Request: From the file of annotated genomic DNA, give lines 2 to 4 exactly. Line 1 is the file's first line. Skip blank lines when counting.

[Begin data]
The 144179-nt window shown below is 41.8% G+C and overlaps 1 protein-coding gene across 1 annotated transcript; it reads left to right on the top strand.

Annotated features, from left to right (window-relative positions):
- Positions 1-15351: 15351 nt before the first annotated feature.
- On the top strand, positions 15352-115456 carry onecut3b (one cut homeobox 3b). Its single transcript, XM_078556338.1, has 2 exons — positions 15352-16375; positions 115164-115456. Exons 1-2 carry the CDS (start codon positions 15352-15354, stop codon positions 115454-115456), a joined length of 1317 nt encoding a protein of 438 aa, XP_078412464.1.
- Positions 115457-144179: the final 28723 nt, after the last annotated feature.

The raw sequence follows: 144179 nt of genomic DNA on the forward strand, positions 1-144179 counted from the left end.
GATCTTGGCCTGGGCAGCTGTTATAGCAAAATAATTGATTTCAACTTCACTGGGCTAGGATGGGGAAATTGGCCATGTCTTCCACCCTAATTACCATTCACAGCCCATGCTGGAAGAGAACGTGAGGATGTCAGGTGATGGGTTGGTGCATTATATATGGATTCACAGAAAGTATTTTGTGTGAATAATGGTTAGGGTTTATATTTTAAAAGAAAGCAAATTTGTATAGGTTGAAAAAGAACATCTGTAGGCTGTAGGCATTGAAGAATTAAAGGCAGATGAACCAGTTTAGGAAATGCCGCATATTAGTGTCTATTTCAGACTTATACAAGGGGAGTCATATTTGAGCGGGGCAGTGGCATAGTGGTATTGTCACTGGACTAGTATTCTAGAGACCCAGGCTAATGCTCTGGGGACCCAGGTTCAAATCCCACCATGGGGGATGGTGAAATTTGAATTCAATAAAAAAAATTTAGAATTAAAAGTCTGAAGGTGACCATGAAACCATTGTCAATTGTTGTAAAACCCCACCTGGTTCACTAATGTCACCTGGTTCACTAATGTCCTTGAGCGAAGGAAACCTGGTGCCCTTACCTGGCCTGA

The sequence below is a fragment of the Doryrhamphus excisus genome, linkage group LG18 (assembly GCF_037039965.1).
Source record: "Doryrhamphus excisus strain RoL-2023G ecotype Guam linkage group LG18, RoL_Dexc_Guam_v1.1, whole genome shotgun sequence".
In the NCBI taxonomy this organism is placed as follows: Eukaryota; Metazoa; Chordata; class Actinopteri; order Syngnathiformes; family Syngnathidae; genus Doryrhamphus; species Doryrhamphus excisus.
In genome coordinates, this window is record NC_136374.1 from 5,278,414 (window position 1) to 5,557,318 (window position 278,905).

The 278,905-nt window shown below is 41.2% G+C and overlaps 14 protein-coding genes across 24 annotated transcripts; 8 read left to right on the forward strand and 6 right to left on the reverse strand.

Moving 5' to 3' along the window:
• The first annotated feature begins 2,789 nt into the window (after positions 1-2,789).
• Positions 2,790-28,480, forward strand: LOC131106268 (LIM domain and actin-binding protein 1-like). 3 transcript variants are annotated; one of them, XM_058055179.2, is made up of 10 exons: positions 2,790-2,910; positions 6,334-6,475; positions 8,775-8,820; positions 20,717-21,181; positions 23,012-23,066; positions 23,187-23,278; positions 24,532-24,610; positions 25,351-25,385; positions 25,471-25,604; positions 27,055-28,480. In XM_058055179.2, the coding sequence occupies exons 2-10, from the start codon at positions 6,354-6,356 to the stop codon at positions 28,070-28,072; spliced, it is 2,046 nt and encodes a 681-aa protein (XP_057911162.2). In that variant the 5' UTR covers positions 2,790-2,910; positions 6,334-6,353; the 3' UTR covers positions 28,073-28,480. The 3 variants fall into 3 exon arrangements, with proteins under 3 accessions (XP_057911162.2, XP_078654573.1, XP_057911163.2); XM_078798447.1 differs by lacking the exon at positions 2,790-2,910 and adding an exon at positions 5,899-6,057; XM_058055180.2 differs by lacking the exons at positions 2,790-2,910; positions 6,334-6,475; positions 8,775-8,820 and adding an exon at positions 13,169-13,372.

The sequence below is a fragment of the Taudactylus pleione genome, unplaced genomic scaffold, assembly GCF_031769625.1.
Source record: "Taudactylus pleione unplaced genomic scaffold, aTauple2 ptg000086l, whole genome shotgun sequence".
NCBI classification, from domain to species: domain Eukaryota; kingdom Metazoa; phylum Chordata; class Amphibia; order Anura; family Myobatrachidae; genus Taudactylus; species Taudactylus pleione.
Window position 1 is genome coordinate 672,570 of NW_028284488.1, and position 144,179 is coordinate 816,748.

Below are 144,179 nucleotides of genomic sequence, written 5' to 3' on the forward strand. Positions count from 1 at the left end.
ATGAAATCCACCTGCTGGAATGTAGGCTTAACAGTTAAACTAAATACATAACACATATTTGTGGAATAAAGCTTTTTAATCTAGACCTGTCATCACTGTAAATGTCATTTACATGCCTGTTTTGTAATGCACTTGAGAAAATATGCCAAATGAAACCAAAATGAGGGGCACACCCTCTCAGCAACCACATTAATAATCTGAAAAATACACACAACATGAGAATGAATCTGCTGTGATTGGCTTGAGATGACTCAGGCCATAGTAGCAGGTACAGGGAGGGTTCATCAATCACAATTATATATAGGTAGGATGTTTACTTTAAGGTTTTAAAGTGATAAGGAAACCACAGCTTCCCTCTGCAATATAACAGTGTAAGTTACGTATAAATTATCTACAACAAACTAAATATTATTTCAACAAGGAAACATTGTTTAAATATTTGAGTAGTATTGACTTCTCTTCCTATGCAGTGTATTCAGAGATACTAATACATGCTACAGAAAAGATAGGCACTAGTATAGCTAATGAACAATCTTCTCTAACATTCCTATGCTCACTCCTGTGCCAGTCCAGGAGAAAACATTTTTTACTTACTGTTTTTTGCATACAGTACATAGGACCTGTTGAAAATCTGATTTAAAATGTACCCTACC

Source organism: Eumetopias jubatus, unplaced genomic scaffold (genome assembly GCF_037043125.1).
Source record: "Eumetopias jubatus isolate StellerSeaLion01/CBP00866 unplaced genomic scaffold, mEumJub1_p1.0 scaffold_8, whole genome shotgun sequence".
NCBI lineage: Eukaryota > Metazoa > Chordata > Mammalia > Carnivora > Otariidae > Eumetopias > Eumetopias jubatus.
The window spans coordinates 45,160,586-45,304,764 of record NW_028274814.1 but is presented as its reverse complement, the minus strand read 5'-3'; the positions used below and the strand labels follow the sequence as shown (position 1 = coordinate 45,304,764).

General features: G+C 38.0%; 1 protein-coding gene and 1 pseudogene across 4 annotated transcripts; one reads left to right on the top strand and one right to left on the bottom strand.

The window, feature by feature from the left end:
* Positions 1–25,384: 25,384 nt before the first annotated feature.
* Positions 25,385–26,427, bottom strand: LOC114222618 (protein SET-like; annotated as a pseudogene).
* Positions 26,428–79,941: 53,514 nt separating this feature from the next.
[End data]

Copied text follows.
Annotated features, from left to right (window-relative positions):
- Positions 1-15351: 15351 nt before the first annotated feature.
- On the top strand, positions 15352-115456 carry onecut3b (one cut homeobox 3b). Its single transcript, XM_078556338.1, has 2 exons — positions 15352-16375; positions 115164-115456. Exons 1-2 carry the CDS (start codon positions 15352-15354, stop codon positions 115454-115456), a joined length of 1317 nt encoding a protein of 438 aa, XP_078412464.1.